Thanks very much for the hard work behind this. One point, though: isn’t there really a third scenario to compare against: i.e., the one in which red state lawmakers think of their own citizens’ needs and just accept the ACA’s Medicaid expansion dollars?
@Mnemosyne: The other part is giving Red States the narrative that yes, Obamacare stank but look how much dough you are rolling in now thanks to the Republicans in Congress and Trump. We’re MAGA-ing!
Now all of us here know that is a total distortion but they are stupid selfish pricks by and large. They are going to eat that version up.
it’s very important.
How about contacting Congressmen, asking them why they would be in support of a bill that would take 9 billion away from Ohio?
Trump isn’t the only one fibbing about the GOP’s health care plan
09/21/17 12:45 PM—UPDATED 09/21/17 12:49 PM
By Steve Benen
Donald Trump declared via Twitter last night, “I would not sign Graham-Cassidy if it did not include coverage of pre-existing conditions. It does!”
It doesn’t! It’s probably unrealistic to think the president has spent a meaningful amount of time scrutinizing the details of the legislation he’s eager to sign, but Trump’s assurance is plainly untrue. In fact, there’s no real ambiguity here: the Affordable Care Act guarantees protections for Americans with pre-existing conditions, and the GOP’s Graham-Cassidy plan eliminates that guarantee.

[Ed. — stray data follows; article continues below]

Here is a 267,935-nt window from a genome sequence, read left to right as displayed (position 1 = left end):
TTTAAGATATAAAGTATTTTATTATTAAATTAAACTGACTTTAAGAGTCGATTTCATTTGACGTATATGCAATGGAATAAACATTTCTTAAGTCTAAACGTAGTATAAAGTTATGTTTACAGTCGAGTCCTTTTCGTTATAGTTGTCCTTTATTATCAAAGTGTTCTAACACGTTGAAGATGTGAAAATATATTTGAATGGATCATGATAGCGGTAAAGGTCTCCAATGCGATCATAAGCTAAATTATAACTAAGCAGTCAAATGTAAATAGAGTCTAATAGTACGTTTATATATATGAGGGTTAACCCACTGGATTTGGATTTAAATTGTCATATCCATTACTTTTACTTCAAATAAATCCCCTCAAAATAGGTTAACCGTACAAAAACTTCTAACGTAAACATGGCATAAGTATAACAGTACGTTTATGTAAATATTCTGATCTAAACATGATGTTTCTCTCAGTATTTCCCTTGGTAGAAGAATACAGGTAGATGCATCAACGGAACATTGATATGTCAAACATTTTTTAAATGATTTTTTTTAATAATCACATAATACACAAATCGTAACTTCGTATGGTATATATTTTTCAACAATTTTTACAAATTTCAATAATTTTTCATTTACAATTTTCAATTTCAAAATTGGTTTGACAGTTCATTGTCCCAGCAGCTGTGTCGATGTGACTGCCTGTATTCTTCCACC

Of course, the president trying to deceive the public about policies he doesn’t understand is, alas, a common occurrence. What’s worth appreciating, however, is that Trump isn’t the only one selling the Republican plan with bogus claims. Yesterday, for example, Sen. Bill Cassidy (R-La.), one of the principal architects of the GOP legislation, said under his plan “more people will have coverage” than under the Affordable Care Act. Is that true? The Washington Post took a closer look:
Vox added that there is “literally no analysis” to bolster Cassidy’s claim. (The Congressional Budget Office could provide lawmakers with a more detailed analysis, but Senate Republicans aren’t prepared to wait until the full CBO score is ready.)
The Sponsors Of Obamacare Repeal Are Trying To Fool America — And Fellow Republicans
Here’s what they’re not telling you, or their colleagues, about the bill.
By Jonathan Cohn
The bottom line is that the Graham-Cassidy bill is like every other repeal proposal that’s come before Congress this year. It would mean millions more people struggling to get care or being exposed to financial hardship. And it’d most certainly hit some Republican-leaning states hard.
What Graham-Cassidy would actually do